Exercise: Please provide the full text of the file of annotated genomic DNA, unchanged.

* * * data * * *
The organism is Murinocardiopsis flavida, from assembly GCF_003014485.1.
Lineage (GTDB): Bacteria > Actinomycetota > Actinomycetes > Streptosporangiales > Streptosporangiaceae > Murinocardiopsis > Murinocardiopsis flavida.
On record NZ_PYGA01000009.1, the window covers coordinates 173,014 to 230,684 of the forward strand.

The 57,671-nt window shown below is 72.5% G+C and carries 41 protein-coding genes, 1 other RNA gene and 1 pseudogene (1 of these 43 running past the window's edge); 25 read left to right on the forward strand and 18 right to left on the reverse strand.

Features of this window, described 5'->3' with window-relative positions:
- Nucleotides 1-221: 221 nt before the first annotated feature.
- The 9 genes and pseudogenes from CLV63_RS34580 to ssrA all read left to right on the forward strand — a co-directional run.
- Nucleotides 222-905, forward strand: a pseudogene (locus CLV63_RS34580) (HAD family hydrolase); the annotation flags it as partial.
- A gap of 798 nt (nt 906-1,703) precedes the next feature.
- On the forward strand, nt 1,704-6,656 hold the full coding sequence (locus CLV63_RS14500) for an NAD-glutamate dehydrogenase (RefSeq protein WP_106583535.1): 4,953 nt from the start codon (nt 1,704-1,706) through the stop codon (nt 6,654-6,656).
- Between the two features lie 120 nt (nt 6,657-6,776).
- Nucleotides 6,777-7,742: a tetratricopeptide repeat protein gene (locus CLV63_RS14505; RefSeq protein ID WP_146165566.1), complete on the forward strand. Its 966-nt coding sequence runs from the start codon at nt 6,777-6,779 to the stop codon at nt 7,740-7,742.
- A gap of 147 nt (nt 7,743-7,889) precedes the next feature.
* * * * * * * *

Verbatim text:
The organism is Murinocardiopsis flavida, from assembly GCF_003014485.1.
Lineage (GTDB): Bacteria > Actinomycetota > Actinomycetes > Streptosporangiales > Streptosporangiaceae > Murinocardiopsis > Murinocardiopsis flavida.
On record NZ_PYGA01000009.1, the window covers coordinates 173,014 to 230,684 of the forward strand.

The 57,671-nt window shown below is 72.5% G+C and carries 41 protein-coding genes, 1 other RNA gene and 1 pseudogene (1 of these 43 running past the window's edge); 25 read left to right on the forward strand and 18 right to left on the reverse strand.

Features of this window, described 5'->3' with window-relative positions:
- Nucleotides 1-221: 221 nt before the first annotated feature.
- The 9 genes and pseudogenes from CLV63_RS34580 to ssrA all read left to right on the forward strand — a co-directional run.
- Nucleotides 222-905, forward strand: a pseudogene (locus CLV63_RS34580) (HAD family hydrolase); the annotation flags it as partial.
- A gap of 798 nt (nt 906-1,703) precedes the next feature.
- On the forward strand, nt 1,704-6,656 hold the full coding sequence (locus CLV63_RS14500) for an NAD-glutamate dehydrogenase (RefSeq protein WP_106583535.1): 4,953 nt from the start codon (nt 1,704-1,706) through the stop codon (nt 6,654-6,656).
- Between the two features lie 120 nt (nt 6,657-6,776).
- Nucleotides 6,777-7,742: a tetratricopeptide repeat protein gene (locus CLV63_RS14505; RefSeq protein ID WP_146165566.1), complete on the forward strand. Its 966-nt coding sequence runs from the start codon at nt 6,777-6,779 to the stop codon at nt 7,740-7,742.
- A gap of 147 nt (nt 7,743-7,889) precedes the next feature.